For example—and using the proper conventional nomenclature—the plant genera Sorghum contains a few highly invasive plants species: Sorghum bicolor (which has a slew of common names including shattergrass, Sudangrass, and, sometimes, grain sorghum) is listed as a noxious weed in six states, and its close relative Sorghum halepense (Johnsongrass) is listed in a 19 states. Likewise, the genera Jatropha contains two members of the IUCN’s infamous “100 of the World’s Worst Invasive Alien Species.” Some proactive researchers have already red-flagged these species because of Weed Risk Assessment results: Jatropha curcas was resoundingly rejected by three different assessments, Sorghum halepense and Thlaspi arvense (field pennycress) by one, and Sorghum bicolor was recommended for further evaluation three times.

Posted in: Environmental Law & GovernanceEnergy & Climate
Thursday, May 29, 2014
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Acclaimed Author Tom Kizzia Closes YCELP Series with Papa Pilgrim and the Divine Land Battles

By Guest Author, Verner Wilson III, Yale F&ES '15

On April 23, during National Park week and just after Earth Day, Tom Kizzia, author of the acclaimed Pilgrim’s Wilderness: A True Story of Faith and Madness on the Alaska Frontier, concluded the Yale Center for Environmental Law & Policy’s 2014 Climate and Energy Bookshelf series sponsored by the Yale Climate and Energy Institute. Kizzia’s lecture, delivered to a crowd of more than 80 people, was titled “Frontier Gothic: Transcendentalists, Puritans, and Pilgrims in Alaska” and explored, in part, the implications of the biggest conservation act in world history.

In 1980, the U.S. Congress passed the Alaska National Interests Lands Conservation Act, or ANILCA, creating over 100 million acres of national parks, preserves, forests and wildlife refuges within the state, transferring ownership of about 60 percent of all lands in the state to the federal government, and setting up a fierce debate between state residents and federal bureaucrats on land ownership and authority.  One of the protected areas established was the Wrangell St. Elias National Park, an area about as large as Switzerland with one glacier alone the size of Connecticut and Rhode Island combined.   

The only town in the park is the village of McCarthy, a former mining settlement that had seen a boom and then bust copper operation in the 1930s. In early 2002, Robert Hale, who called himself Papa Pilgrim, purchased hundreds of acres near an old mine site outside of McCarthy and moved his wife and 15 children there to be away from what he considered a corrupted civilization. In the wilderness he was able to raise his children in his own, unique, religious faith and without the influences of the outside world.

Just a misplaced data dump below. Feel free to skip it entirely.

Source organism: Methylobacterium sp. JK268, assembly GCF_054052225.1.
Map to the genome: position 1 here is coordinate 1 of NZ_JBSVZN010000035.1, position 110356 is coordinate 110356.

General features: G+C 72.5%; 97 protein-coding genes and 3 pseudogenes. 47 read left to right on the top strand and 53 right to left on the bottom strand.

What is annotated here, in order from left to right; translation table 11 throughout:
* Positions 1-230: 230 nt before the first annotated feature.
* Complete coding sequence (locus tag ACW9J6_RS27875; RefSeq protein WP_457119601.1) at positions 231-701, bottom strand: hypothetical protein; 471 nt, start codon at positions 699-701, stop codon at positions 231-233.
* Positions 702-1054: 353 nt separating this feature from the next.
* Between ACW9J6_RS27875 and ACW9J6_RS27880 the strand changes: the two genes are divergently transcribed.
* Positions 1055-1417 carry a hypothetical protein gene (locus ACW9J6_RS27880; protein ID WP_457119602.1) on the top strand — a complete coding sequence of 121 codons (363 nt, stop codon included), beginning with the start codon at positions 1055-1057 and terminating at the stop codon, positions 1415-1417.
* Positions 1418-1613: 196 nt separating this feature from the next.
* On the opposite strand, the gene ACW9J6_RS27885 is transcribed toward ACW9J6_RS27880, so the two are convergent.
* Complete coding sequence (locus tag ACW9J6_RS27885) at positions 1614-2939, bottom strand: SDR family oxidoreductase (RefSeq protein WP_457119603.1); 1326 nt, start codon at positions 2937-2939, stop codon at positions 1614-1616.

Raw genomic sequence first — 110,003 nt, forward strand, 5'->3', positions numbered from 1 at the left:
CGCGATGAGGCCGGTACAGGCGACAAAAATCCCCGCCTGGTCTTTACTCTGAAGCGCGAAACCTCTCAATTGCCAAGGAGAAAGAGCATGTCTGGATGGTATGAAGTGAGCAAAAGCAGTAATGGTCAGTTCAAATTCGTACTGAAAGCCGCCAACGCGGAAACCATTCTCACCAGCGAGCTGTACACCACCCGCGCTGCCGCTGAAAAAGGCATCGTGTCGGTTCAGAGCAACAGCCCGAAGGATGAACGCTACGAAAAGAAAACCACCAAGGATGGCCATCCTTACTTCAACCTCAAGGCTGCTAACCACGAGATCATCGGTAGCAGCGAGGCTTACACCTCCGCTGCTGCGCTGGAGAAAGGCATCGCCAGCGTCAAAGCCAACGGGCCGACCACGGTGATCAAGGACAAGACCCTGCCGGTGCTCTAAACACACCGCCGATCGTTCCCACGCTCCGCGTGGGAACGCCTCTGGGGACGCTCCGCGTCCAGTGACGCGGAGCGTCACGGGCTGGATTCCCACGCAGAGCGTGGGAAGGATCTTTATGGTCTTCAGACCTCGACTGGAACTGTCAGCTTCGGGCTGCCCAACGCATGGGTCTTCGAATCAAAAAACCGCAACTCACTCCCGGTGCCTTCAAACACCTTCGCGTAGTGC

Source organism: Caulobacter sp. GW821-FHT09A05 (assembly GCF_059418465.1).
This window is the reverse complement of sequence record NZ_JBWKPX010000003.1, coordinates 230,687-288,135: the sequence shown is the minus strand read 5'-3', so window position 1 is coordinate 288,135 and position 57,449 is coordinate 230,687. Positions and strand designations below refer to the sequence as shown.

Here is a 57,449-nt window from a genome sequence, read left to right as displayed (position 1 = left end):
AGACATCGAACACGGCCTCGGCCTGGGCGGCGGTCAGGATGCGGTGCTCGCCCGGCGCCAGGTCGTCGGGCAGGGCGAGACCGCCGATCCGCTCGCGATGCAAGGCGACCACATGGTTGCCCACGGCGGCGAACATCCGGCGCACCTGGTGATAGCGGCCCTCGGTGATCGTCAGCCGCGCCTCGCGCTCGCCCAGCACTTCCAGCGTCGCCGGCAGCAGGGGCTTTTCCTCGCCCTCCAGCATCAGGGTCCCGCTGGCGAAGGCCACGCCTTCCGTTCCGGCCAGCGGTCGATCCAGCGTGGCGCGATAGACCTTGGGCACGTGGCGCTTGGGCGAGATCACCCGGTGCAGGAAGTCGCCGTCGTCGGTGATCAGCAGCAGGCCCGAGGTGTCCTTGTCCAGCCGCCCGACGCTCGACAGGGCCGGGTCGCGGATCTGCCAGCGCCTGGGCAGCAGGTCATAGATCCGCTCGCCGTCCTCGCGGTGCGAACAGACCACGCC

To build up his property, Hale expanded and improved an old mining road. The environmentally destructive improvement lead to conflict with the National Park Service (NPS) – with its mission to preserve the park from development – and highlighted the tensions between private landholders within the park and the NPS

Enter Tom Kizzia, a respected Alaska journalist. Kizzia and his wife owned a cabin near McCarthy. Kizzia asked Hale if he could interview the “Pilgrim” family about the conflict and, in a rare move, Papa Pilgrim agreed after learning that Kizzia was a neighbor.  Soon “Neighbor Tom” spent long periods with the family, something he described as living in another world. Without revealing too much of how the story ends, eventually the sordid details of Papa Pilgrim’s ideal biblical living were exposed.

The story of the Pilgrims, who fought federal officials in order to build access to their property in the park, is one of many intriguing land conflicts within the United States, and especially in my home state of Alaska. I am from the Bristol Bay region, an area with two large national parks, a national wildlife refuge and the nation’s largest state park, and I know firsthand how questions of ownership and authority over lands in Alaska are still hotly contested, decades after ANILCA set off a firestorm between local Alaskans and decisionmakers in Washington, D.C.

One example is the proposed Pebble Mine, a copper and gold mine on state land located in an area between two national parks, Lake Clark and Katmai. The state of Alaska and the mining company, Northern Dynasty Minerals, contends that the Pebble deposit is in an area open for mineral exploration and development. They argue it would be worth $300-$500 billion given today’s mineral prices, provide thousands of jobs, and much revenue to the state. The federal government claims that the U.S. Environmental Protection Agency has the final authority on whether the mining activities can go forward. The EPA argues that because the mine will affect waters of the United States, the EPA has final authority through the 1972 Clean Water Act.  The Act allows the EPA to veto or restrict development activities that can impact drinking water, recreational, fishery or wildlife areas.  Through a final EPA study released earlier this year, EPA found the Bristol Bay region produces nearly half of the world’s wild sockeye salmon—salmon on which my family depends for our livelihood. EPA subsequently started a process to veto the development of the Pebble Mine. Religious leaders have also come out against the proposed mine because they fear it will pollute God’s creation in the region.